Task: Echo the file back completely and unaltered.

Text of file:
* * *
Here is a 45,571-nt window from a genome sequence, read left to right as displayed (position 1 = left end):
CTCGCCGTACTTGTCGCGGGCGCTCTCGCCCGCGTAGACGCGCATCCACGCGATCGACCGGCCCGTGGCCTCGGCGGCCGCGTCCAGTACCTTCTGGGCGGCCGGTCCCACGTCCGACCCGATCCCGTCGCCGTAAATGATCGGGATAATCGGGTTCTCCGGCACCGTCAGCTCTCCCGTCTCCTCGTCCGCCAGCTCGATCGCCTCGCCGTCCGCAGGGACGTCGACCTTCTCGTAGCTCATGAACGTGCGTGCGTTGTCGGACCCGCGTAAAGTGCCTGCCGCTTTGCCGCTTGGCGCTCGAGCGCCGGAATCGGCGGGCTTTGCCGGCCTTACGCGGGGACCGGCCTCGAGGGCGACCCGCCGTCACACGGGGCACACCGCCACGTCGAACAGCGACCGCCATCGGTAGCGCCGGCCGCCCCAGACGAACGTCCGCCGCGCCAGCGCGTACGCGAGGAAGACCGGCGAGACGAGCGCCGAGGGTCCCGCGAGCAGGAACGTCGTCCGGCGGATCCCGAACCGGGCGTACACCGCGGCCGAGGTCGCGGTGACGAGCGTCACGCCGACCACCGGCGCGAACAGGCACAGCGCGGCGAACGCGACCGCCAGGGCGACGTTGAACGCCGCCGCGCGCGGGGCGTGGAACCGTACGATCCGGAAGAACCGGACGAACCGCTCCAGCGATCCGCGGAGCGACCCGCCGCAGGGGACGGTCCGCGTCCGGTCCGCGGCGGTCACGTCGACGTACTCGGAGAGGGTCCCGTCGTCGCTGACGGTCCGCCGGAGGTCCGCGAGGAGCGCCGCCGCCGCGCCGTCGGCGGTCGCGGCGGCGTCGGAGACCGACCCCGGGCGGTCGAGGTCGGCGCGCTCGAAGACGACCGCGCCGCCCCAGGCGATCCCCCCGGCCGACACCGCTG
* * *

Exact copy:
Here is a 45,571-nt window from a genome sequence, read left to right as displayed (position 1 = left end):
CTCGCCGTACTTGTCGCGGGCGCTCTCGCCCGCGTAGACGCGCATCCACGCGATCGACCGGCCCGTGGCCTCGGCGGCCGCGTCCAGTACCTTCTGGGCGGCCGGTCCCACGTCCGACCCGATCCCGTCGCCGTAAATGATCGGGATAATCGGGTTCTCCGGCACCGTCAGCTCTCCCGTCTCCTCGTCCGCCAGCTCGATCGCCTCGCCGTCCGCAGGGACGTCGACCTTCTCGTAGCTCATGAACGTGCGTGCGTTGTCGGACCCGCGTAAAGTGCCTGCCGCTTTGCCGCTTGGCGCTCGAGCGCCGGAATCGGCGGGCTTTGCCGGCCTTACGCGGGGACCGGCCTCGAGGGCGACCCGCCGTCACACGGGGCACACCGCCACGTCGAACAGCGACCGCCATCGGTAGCGCCGGCCGCCCCAGACGAACGTCCGCCGCGCCAGCGCGTACGCGAGGAAGACCGGCGAGACGAGCGCCGAGGGTCCCGCGAGCAGGAACGTCGTCCGGCGGATCCCGAACCGGGCGTACACCGCGGCCGAGGTCGCGGTGACGAGCGTCACGCCGACCACCGGCGCGAACAGGCACAGCGCGGCGAACGCGACCGCCAGGGCGACGTTGAACGCCGCCGCGCGCGGGGCGTGGAACCGTACGATCCGGAAGAACCGGACGAACCGCTCCAGCGATCCGCGGAGCGACCCGCCGCAGGGGACGGTCCGCGTCCGGTCCGCGGCGGTCACGTCGACGTACTCGGAGAGGGTCCCGTCGTCGCTGACGGTCCGCCGGAGGTCCGCGAGGAGCGCCGCCGCCGCGCCGTCGGCGGTCGCGGCGGCGTCGGAGACCGACCCCGGGCGGTCGAGGTCGGCGCGCTCGAAGACGACCGCGCCGCCCCAGGCGATCCCCCCGGCCGACACCGCTG